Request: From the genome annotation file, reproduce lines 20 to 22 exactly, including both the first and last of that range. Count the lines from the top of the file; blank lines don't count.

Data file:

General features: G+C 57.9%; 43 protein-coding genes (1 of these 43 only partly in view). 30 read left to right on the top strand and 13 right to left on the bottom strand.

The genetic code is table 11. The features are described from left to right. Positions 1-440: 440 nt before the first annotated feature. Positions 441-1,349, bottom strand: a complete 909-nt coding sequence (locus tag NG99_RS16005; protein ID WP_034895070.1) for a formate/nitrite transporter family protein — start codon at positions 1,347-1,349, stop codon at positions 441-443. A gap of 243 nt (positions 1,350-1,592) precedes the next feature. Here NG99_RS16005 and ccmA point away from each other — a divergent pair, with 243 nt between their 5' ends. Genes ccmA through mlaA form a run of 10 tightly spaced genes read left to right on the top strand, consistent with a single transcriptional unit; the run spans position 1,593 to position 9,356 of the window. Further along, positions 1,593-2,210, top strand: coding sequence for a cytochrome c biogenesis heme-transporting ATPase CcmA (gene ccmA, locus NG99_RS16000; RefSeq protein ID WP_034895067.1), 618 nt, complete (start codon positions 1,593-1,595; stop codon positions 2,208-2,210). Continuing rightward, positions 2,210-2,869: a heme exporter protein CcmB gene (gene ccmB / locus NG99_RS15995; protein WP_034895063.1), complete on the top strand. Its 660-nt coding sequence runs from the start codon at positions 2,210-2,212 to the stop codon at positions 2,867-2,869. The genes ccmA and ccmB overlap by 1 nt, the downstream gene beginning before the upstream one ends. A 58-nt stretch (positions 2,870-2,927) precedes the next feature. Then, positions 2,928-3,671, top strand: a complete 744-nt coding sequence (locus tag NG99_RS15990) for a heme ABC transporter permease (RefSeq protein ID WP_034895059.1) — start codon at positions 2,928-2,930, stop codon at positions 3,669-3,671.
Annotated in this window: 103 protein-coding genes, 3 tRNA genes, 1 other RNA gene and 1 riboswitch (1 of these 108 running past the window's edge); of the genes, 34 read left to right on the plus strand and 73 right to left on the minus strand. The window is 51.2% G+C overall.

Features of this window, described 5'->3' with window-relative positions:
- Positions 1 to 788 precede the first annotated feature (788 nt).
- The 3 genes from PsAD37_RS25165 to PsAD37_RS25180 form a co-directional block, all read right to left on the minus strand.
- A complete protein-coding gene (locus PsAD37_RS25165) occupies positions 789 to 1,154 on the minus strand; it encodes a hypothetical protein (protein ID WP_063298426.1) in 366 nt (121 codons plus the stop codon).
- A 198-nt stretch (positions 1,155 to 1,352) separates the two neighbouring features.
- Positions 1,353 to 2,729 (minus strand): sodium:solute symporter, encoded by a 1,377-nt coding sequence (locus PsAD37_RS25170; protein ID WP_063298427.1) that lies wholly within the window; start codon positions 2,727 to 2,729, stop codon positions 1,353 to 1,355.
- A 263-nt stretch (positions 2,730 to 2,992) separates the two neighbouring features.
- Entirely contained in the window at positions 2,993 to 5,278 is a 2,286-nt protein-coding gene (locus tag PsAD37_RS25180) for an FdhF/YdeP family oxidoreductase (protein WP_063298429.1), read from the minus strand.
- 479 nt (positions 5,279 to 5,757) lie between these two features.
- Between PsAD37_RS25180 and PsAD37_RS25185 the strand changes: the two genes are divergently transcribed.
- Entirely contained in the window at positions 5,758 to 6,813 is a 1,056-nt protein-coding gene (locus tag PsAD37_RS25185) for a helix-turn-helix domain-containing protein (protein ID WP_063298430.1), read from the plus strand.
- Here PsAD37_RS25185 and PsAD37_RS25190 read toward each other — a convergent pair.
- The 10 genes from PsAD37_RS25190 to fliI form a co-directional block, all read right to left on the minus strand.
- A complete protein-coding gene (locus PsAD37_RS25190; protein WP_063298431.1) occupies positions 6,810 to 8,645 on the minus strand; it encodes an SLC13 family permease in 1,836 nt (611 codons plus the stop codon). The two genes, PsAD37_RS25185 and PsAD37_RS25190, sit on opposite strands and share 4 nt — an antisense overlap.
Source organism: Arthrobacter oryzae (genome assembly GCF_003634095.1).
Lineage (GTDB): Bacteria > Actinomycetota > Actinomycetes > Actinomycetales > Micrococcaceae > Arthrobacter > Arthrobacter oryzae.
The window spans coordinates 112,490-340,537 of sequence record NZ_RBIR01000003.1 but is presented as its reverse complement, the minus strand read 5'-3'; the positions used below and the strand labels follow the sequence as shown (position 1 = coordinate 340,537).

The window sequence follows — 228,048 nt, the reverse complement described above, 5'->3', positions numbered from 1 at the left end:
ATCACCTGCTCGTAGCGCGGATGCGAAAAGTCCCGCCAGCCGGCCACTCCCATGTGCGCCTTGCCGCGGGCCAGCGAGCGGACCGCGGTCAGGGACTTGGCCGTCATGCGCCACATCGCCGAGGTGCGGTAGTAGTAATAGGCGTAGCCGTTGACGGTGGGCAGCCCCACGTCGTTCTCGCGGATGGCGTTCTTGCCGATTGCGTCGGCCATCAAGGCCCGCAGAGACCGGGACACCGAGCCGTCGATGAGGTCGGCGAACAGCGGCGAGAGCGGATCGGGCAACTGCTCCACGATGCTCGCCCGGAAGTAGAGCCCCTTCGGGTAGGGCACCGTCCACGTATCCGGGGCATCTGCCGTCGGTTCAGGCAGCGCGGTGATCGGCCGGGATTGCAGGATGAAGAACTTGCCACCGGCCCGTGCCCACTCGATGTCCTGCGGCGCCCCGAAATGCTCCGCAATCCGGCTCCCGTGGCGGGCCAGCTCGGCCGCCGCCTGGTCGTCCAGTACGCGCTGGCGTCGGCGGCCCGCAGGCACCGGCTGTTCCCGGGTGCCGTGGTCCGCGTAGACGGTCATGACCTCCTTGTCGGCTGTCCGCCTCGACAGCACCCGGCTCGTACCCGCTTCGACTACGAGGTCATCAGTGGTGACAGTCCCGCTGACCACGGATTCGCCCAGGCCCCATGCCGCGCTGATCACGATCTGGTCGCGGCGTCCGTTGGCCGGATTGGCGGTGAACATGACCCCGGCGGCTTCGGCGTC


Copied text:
The window spans coordinates 112,490-340,537 of sequence record NZ_RBIR01000003.1 but is presented as its reverse complement, the minus strand read 5'-3'; the positions used below and the strand labels follow the sequence as shown (position 1 = coordinate 340,537).

The window sequence follows — 228,048 nt, the reverse complement described above, 5'->3', positions numbered from 1 at the left end:
ATCACCTGCTCGTAGCGCGGATGCGAAAAGTCCCGCCAGCCGGCCACTCCCATGTGCGCCTTGCCGCGGGCCAGCGAGCGGACCGCGGTCAGGGACTTGGCCGTCATGCGCCACATCGCCGAGGTGCGGTAGTAGTAATAGGCGTAGCCGTTGACGGTGGGCAGCCCCACGTCGTTCTCGCGGATGGCGTTCTTGCCGATTGCGTCGGCCATCAAGGCCCGCAGAGACCGGGACACCGAGCCGTCGATGAGGTCGGCGAACAGCGGCGAGAGCGGATCGGGCAACTGCTCCACGATGCTCGCCCGGAAGTAGAGCCCCTTCGGGTAGGGCACCGTCCACGTATCCGGGGCATCTGCCGTCGGTTCAGGCAGCGCGGTGATCGGCCGGGATTGCAGGATGAAGAACTTGCCACCGGCCCGTGCCCACTCGATGTCCTGCGGCGCCCCGAAATGCTCCGCAATCCGGCTCCCGTGGCGGGCCAGCTCGGCCGCCGCCTGGTCGTCCAGTACGCGCTGGCGTCGGCGGCCCGCAGGCACCGGCTGTTCCCGGGTGCCGTGGTCCGCGTAGACGGTCATGACCTCCTTGTCGGCTGTCCGCCTCGACAGCACCCGGCTCGTACCCGCTTCGACTACGAGGTCATCAGTGGTGACAGTCCCGCTGACCACGGATTCGCCCAGGCCCCATGCCGCGCTGATCACGATCTGGTCGCGGCGTCCGTTGGCCGGATTGGCGGTGAACATGACCCCGGCGGCTTCGGCGTC